A: Yes, I’m just in the middle of writing my autobiography so there’s a website set up there, because I’m going to do it self-publishing because there’s been quite a lot of rubbish written about me over the years so when I heard the words ‘full control’ I thought ‘Yep’, so it’s going ahead in full fettle at the moment and should be coming out this summer, so watch this space. The first book will go from childhood to the mid-60’s, because it was an extraordinary time to be in the world, to be in London, and so many of the old established rules and laws and ways of being were being thrown out the window.

Q: Were you very aware at the time that you were involved in such an exciting time when things were changing, or did you just live it?

A: You just lived it. In the 60’s, all the wonderful people that you met, Peter Cooke, John Lennon, all these people that you actually met. You didn’t just talk to John Lennon like it’s just someone you met, your heart is pounding when you’re talking to John Lennon, but it was an exciting time to be around and meet these luminaries.

Q: But you were a luminary yourself…

A: I don’t see that. Just a jobbing actor, trying to get work, but I did happen to actually befriend a lot of these very prominent people. Brilliant and talented people. Exciting times.

Peter Purves (2006)

August 7, 2009

Another interview about the early years of the show, this time it’s Peter Purves talking to Mark Ayres about William Hartnell, who was apparently a fan of curries! Purves obviously got on well with Hartnell and sheds some light on his ‘irascibility’; it’s also notable that Purves is very knowledgeable about not only ‘Doctor Who’ but British TV and acting in general. This is another transcript, from an interview conducted by Mark Ayres that you can find here.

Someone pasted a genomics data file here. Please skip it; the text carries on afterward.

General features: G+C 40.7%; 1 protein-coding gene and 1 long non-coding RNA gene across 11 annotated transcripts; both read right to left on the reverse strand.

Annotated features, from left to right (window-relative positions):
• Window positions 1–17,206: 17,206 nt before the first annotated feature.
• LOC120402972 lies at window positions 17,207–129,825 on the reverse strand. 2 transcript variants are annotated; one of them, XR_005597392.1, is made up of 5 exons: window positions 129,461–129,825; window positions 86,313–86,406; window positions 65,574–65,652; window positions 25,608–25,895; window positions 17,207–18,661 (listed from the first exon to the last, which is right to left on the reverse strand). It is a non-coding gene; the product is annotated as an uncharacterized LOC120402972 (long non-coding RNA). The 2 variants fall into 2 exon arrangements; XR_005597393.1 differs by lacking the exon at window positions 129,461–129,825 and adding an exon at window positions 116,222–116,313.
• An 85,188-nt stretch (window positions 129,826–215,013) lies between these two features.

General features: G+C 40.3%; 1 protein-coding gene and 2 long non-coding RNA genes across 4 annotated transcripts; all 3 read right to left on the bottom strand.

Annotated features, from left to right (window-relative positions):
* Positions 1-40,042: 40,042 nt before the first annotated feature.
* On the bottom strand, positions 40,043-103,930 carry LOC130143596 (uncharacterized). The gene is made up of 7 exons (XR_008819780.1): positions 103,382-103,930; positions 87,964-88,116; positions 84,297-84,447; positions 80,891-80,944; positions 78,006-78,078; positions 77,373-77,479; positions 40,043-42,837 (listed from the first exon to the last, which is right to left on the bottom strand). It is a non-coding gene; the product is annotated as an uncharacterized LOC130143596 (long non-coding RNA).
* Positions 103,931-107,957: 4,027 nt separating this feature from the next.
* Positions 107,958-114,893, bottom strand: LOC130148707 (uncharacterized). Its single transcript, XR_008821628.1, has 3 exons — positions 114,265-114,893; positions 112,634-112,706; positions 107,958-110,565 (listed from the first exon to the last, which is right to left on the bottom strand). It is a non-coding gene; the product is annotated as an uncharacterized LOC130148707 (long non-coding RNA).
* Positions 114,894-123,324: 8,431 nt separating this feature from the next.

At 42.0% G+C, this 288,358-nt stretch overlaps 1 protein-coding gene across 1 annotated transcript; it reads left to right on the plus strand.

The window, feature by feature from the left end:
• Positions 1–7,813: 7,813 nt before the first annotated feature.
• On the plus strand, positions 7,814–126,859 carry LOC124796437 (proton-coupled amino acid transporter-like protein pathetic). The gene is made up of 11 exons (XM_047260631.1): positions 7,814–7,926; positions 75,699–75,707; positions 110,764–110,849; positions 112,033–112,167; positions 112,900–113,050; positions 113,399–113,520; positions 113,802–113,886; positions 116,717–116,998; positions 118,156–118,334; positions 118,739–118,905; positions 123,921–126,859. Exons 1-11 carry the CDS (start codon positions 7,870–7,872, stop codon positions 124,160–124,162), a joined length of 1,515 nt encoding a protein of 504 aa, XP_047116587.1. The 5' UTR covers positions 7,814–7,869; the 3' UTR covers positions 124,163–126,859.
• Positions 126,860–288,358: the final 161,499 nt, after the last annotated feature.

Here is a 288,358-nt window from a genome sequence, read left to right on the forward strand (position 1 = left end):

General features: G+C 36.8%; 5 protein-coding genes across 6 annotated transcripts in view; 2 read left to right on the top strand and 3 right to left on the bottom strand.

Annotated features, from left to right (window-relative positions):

Q: ‘The Savages’ was your swansong as Steven, and also the last of your missing stories, coincidentally. How do you look back on your time as Steven?

A: More fondly as time has gone by. When I left… I was unhappy to leave it, actually, I didn’t particularly want it to stop there, but the policy of the programme had changed and they’d decided that they were not going to keep the companions onboard for longer than a year, or so I understand. In fact I think they did the same with Jackie as they did with me, they didn’t keep her much longer, I think she only did one more serial after I left, and I think Michael Craze who took over from me only did a year, but then Frazer came and I think he stayed much longer, I think he stayed about three years, something like that.

But now I remember it quite fondly. The things that I didn’t like about it, when I’ve more recently gone to the occasional convention – as you well know, I don’t like them, I don’t go to very many, in fact I’m not going to go to any more, I’ve finally determined that I can’t be bothered to be honest, it sounds awful but I just don’t like looking backwards all that much. But I have seen a number of clips that I hadn’t like when I made them, and I’ve seen them since and thought “Oh, that wasn’t so bad”. In particular ‘The Gunfighters’, which I always hated, deep down I had this sort of passionate dislike for it. I really hated it when we made it, I don’t know why, because now when I’ve seen it, it really is quite good, it has some things, it’s got a certain charm, it’s very quirky, it’s very odd.